March 21 is the International Day for the Elimination of Racial Discrimination. It provides an opportunity for every nation to reflect on its evolution in the long battle against bigotry, oppression and inequality. Here in Quebec, we regard our Charter of Rights and Freedoms as proof of our commitment to equality and justice, but we must also reckon with the fact that we have recently fallen short.
Quebec knows the progress that can come from a good reckoning. For centuries, the Catholic Church exerted more control than the will of Quebec's own people; it took a "Quiet Revolution" and a social movement of protest and mobilization to effect change. It was with an eye to break with tradition in favour of breaking new ground that the National Assembly enacted the Quebec Charter of Human Rights and Freedoms in 1975.
In that document it was written that:
"Every person is the possessor of the fundamental freedoms, including freedom of conscience, freedom of religion, freedom of opinion, freedom of expression, freedom of peaceful assembly and freedom of association."
This predates the Canadian Charter of Rights and Freedoms by seven years. We did not need the federal government to step in and tell us what we already knew. Yet nearly 45 years later, the CAQ government chose to reverse course.
In 2019 they passed Law 21, which bans people whose religious expression includes a hijab, kippah, or turban, among others, from certain positions in the public service. This unjustifiably violates the rights and freedoms guaranteed by the Quebec charter.
In order to protect Law 21 from Quebec charter-based challenges, the CAQ government used the derogation mechanism in the Quebec charter. It also modified the Quebec charter and the "Act to foster adherence to State religious neutrality," thus weakening the protections originally offered to religious freedom and equality rights.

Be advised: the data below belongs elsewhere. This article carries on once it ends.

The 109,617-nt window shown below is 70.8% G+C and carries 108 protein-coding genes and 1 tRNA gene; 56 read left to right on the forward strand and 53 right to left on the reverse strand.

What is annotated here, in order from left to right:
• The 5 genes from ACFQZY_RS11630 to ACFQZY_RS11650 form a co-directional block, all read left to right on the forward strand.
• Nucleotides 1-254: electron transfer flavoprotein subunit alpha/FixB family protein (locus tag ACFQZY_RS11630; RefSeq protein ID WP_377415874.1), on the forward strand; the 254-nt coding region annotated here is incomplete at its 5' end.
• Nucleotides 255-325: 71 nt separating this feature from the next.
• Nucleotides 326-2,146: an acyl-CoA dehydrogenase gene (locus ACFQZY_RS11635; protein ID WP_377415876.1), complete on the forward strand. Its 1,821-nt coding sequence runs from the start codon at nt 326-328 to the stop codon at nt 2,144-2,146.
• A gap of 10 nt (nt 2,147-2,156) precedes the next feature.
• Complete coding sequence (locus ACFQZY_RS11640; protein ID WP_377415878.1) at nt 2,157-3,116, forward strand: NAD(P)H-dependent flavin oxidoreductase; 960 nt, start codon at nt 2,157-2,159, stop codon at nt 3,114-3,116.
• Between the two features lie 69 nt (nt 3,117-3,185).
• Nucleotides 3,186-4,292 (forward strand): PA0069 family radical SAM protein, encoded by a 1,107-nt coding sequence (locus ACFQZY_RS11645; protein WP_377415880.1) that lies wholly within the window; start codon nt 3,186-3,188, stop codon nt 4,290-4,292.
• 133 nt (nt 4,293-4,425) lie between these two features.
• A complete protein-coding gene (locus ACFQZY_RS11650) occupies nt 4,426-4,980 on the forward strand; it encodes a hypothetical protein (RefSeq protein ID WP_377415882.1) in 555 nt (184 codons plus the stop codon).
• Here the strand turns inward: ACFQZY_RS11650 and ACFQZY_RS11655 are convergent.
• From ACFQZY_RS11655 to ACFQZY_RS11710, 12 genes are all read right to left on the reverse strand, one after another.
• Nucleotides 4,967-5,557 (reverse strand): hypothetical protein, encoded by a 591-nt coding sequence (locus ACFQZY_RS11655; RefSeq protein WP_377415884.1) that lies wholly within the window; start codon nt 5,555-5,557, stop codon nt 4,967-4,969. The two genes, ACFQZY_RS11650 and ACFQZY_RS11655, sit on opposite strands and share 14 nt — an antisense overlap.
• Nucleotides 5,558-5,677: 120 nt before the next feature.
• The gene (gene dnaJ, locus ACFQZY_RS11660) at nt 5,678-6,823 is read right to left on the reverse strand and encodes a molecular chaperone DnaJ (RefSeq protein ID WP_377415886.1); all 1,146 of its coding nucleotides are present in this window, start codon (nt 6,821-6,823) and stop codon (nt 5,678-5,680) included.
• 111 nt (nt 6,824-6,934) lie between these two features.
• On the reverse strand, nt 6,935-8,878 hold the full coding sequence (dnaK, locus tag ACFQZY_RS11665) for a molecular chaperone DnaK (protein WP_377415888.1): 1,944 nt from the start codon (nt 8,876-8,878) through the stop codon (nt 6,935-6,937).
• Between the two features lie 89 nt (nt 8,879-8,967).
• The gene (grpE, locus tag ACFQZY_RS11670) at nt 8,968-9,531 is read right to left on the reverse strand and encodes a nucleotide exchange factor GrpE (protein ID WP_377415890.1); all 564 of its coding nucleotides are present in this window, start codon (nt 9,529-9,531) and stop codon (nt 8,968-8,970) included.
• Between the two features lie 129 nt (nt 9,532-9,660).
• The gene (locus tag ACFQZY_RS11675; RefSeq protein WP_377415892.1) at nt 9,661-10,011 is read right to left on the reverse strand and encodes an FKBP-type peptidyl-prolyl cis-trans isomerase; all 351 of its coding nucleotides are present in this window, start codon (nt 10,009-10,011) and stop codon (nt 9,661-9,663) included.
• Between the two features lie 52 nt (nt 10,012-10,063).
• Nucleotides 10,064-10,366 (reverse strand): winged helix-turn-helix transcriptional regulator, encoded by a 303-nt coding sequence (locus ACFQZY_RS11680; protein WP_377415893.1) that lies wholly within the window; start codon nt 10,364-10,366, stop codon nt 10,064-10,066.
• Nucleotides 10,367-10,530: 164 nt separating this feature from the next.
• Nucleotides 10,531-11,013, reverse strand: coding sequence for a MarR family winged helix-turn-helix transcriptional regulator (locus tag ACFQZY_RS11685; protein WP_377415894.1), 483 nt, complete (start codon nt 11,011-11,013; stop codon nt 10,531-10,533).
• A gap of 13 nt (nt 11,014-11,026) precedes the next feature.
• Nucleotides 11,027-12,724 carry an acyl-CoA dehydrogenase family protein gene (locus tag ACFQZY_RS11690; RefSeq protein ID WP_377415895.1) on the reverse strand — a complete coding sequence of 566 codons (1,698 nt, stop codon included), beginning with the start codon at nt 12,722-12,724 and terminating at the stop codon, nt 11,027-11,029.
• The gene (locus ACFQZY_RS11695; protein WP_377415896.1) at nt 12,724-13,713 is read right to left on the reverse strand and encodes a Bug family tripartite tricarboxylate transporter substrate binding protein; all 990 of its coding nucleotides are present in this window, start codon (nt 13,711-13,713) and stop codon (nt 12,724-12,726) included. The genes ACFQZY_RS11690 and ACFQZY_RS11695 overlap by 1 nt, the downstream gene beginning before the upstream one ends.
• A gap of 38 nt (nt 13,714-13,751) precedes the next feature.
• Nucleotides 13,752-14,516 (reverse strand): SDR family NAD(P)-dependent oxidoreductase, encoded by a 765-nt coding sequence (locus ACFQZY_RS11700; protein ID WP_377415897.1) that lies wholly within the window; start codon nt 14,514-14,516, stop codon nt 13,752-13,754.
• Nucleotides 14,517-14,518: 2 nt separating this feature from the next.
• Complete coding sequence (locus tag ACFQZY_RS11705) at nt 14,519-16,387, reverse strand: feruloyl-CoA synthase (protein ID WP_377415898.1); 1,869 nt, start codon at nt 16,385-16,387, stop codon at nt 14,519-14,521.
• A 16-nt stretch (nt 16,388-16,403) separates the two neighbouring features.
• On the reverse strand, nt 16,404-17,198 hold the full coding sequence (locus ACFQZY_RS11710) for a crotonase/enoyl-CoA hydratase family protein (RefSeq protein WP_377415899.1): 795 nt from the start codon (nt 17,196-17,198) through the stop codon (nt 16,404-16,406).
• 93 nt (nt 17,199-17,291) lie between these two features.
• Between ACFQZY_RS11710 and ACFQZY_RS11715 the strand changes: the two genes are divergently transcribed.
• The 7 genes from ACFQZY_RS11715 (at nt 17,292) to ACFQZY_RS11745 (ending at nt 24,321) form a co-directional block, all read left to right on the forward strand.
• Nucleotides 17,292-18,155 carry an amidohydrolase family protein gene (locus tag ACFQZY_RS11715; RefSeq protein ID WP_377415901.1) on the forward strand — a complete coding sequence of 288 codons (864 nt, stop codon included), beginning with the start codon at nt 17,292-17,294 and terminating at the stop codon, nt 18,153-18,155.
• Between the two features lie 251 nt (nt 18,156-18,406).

As we ponder the true nature of Quebec values, it is worth noting that the 1975 charter was adopted by the members of the Quebec National Assembly unanimously, while the 2019 amendments were passed by a simple majority.
We believe that Quebec should strive to remedy the mistakes of the past and become a diverse and inclusive society. We are hopeful that we will be able to fulfill our boundless potential and continue to progress while we remain a society that protects the rights and freedoms of all its citizens. This can only be achieved by expanding the protections provided by our charter, not eroding them.
This statement was cosigned by over 170 Québécois intellectuals, academics, artists and politicians.
Saskia de Boer is a documentary film and TV writer. Stefan Christoff is an artist and community activist. Ehab Lotayef is president of the Citizens' Rights Movement and NL21 co-founder.
A French version of this article was first published in La Presse.
Image: Paul VanDerWerf/Flickr
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